Read as much as you want on BostonGlobe.com, anywhere and anytime, for just 99¢.

Etiquette at Work

Keep it professional: Stick with a handshake

Q. I’m a female marketing consultant. I always greet new clients with a firm handshake. My question is, how should I greet my regular clients? Should I shake hands every time? I’m not a kisser, and I don’t want to give the wrong impression, but I never know if I should kiss or hug someone. I don’t want to appear cold, but I don’t want to give the wrong impression. What’s appropriate for female professionals? - M.D., SAUGUS

A. Yes, whenever you greet someone, you should shake hands. It’s an expected norm in today’s business world. As a woman, by extending your hand first, you remove any question a man might have about whether to shake.

Continue reading below

Conversely, if a person reaches out to shake your hand and you don’t reciprocate, it creates a very uncomfortable moment. All the focus of the greeting turns to why you didn’t shake his or her hand. You literally could damage a relationship or ruin your chances for gaining business from a prospect simply by not shaking hands.

The only excuse for not shaking is if you have a cold or the flu and don’t want to spread your germs. In that case, offer an explanation: “Please excuse me for not shaking. I have a cold and don’t want to chance giving it to you. I am so pleased to meet you.”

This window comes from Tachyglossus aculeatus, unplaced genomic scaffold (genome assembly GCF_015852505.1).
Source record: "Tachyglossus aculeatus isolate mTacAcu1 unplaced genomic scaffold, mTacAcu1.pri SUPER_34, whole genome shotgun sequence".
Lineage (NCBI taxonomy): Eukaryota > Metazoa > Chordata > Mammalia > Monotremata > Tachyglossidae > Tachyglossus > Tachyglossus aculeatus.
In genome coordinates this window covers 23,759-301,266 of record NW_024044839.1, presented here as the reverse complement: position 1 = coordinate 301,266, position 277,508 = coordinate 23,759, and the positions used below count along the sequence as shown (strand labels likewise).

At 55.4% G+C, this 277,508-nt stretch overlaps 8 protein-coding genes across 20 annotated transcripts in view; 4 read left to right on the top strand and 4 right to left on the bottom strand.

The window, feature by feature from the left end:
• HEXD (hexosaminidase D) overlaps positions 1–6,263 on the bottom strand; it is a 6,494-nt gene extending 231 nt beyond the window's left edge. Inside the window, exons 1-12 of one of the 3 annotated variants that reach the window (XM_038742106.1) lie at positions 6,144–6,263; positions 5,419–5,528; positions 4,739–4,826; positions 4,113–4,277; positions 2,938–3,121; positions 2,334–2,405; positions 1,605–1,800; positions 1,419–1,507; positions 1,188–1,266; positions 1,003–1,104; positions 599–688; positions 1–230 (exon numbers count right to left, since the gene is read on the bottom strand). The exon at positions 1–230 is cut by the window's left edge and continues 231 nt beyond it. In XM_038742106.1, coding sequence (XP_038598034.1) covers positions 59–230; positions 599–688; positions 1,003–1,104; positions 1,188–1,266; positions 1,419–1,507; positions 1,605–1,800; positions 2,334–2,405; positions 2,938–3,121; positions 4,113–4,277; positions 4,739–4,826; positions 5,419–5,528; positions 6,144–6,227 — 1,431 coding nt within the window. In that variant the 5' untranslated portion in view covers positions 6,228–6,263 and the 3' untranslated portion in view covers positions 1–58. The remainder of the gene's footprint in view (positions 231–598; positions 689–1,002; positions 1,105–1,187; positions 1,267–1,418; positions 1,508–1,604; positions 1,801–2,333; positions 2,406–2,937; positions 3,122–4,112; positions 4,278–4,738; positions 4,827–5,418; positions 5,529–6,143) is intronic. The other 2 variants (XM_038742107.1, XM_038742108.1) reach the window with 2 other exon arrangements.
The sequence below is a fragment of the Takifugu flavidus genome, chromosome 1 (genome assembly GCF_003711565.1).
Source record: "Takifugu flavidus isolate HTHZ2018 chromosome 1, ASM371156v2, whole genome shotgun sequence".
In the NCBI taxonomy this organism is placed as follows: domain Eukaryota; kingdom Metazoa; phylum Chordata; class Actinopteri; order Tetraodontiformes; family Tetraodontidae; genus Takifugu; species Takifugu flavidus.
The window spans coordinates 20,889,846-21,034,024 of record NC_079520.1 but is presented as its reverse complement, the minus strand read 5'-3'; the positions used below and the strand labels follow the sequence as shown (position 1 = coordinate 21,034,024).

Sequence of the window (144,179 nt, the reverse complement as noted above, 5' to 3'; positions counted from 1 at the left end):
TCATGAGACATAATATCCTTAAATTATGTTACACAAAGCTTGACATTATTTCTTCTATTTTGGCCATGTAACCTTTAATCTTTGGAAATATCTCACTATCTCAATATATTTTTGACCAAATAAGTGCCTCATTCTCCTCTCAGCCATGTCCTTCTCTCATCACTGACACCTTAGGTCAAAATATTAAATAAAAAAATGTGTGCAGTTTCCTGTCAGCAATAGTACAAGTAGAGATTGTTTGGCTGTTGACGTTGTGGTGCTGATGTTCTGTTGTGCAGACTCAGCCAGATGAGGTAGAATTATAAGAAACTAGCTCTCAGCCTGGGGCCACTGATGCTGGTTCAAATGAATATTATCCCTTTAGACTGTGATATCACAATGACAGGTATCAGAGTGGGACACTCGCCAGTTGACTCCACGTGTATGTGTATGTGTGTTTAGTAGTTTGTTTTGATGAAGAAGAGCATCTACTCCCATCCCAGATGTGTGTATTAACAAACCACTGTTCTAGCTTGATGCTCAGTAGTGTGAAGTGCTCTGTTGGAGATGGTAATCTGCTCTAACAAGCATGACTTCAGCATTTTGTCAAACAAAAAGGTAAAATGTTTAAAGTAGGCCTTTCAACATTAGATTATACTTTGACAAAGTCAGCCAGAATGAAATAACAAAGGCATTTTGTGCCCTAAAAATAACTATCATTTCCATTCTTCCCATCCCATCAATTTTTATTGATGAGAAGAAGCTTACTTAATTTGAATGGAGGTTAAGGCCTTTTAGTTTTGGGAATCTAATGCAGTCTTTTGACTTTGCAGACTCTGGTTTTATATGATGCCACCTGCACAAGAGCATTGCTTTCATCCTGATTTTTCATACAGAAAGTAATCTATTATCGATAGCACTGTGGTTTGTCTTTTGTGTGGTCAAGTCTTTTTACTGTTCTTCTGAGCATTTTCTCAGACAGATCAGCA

A woman who was in marketing once told me about her most important client, who invariably would greet her by coming out from behind his desk and giving her a hug and kiss on the cheek. She was creeped out by his greeting but, at the same time, didn’t want to say or do anything to mar the relationship.

Given that this had been going on for a while, doing something to prevent the hug and kiss probably would be noticed. She would have to decide if the effort to change the greeting was worth the risk of causing an awkward moment with her client.

What could Ms. Marketing have done to prevent the hug and kiss initially? At the first greeting, she holds her hand out to shake; then, if the person starts to move in for the hug and kiss, she should stiffen her arm gently to keep him from moving in. Works every time.

E-mail questions about business etiquette to etiquetteatwork@emilypost.com.
Loading comments...
Subscriber Log In

You have reached the limit of 5 free articles in a month

Stay informed with unlimited access to Boston’s trusted news source.

  • High-quality journalism from the region’s largest newsroom
  • Convenient access across all of your devices
  • Today’s Headlines daily newsletter
  • Subscriber-only access to exclusive offers, events, contests, eBooks, and more
  • Less than 25¢ a week
Marketing image of BostonGlobe.com
Marketing image of BostonGlobe.com